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Volume 7, issue 2
Biogeosciences, 7, 777–793, 2010
© Author(s) 2010. This work is distributed under
the Creative Commons Attribution 3.0 License.
Biogeosciences, 7, 777–793, 2010
© Author(s) 2010. This work is distributed under
the Creative Commons Attribution 3.0 License.

  26 Feb 2010

26 Feb 2010

Atmospheric deposition of nutrients and excess N formation in the North Atlantic

L. M. Zamora1, A. Landolfi2, A. Oschlies2, D. A. Hansell1, H. Dietze2, and F. Dentener3 L. M. Zamora et al.
  • 1Rosenstiel School of Marine and Atmospheric Science, University of Miami, Miami, USA
  • 2IFM-GEOMAR, Leibniz-Institut für Meereswissenschaften an der Universität Kiel, Kiel, Germany
  • 3European Commission, Institute for Environment and Sustainability, Joint Research Centre, Ispra, Italy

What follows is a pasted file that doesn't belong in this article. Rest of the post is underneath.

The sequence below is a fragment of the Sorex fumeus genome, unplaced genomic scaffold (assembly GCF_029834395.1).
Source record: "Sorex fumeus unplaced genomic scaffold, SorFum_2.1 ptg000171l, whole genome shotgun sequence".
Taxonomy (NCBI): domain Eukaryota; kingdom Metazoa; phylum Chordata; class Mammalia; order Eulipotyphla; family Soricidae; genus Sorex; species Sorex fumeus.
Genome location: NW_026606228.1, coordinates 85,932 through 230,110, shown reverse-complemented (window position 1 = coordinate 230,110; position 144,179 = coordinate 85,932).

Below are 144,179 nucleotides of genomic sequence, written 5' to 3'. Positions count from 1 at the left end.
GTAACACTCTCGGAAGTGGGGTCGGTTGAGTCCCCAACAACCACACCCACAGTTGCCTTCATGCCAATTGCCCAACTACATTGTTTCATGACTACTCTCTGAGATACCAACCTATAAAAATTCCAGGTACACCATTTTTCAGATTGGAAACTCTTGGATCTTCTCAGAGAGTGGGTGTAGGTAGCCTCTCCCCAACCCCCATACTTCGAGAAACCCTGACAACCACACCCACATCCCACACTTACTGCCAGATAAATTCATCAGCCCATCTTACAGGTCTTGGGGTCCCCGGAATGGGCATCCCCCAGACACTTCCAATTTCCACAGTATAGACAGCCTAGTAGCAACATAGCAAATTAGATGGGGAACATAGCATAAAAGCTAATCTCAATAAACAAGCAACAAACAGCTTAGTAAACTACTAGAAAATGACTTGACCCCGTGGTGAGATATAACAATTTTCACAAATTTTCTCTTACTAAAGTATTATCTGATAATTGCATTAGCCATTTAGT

Abstract. Anthropogenic emissions of nitrogen (N) to the atmosphere have been strongly increasing during the last century, leading to greater atmospheric N deposition to the oceans. The North Atlantic subtropical gyre (NASTG) is particularly impacted. Here, upwind sources of anthropogenic N from North American and European sources have raised atmospheric N deposition to rates comparable with N2 fixation in the gyre. However, the biogeochemical fate of the deposited N is unclear because there is no detectable accumulation in the surface waters. Most likely, deposited N accumulates in the main thermocline instead, where there is a globally unique pool of N in excess of the canonical Redfield ratio of 16N:1 phosphorus (P). To investigate this depth zone as a sink for atmospheric N, we used a biogeochemical ocean transport model and year 2000 nutrient deposition data. We examined the maximum effects of three mechanisms that may transport excess N from the ocean surface to the main thermocline: physical transport, preferential P remineralization of sinking particles, and nutrient uptake and export by phytoplankton at higher than Redfield N:P ratios. Our results indicate that atmospheric deposition may contribute 13–19% of the annual excess N input to the main thermocline. Modeled nutrient distributions in the NASTG were comparable to observations only when non-Redfield dynamics were invoked. Preferential P remineralization could not produce realistic results on its own; if it is an important contributor to ocean biogeochemistry, it must co-occur with N2 fixation. The results suggest that: 1) the main thermocline is an important sink for anthropogenic N deposition, 2) non-Redfield surface dynamics determine the biogeochemical fate of atmospherically deposited nutrients, and 3) atmospheric N accumulation in the main thermocline has long term impacts on surface ocean biology.

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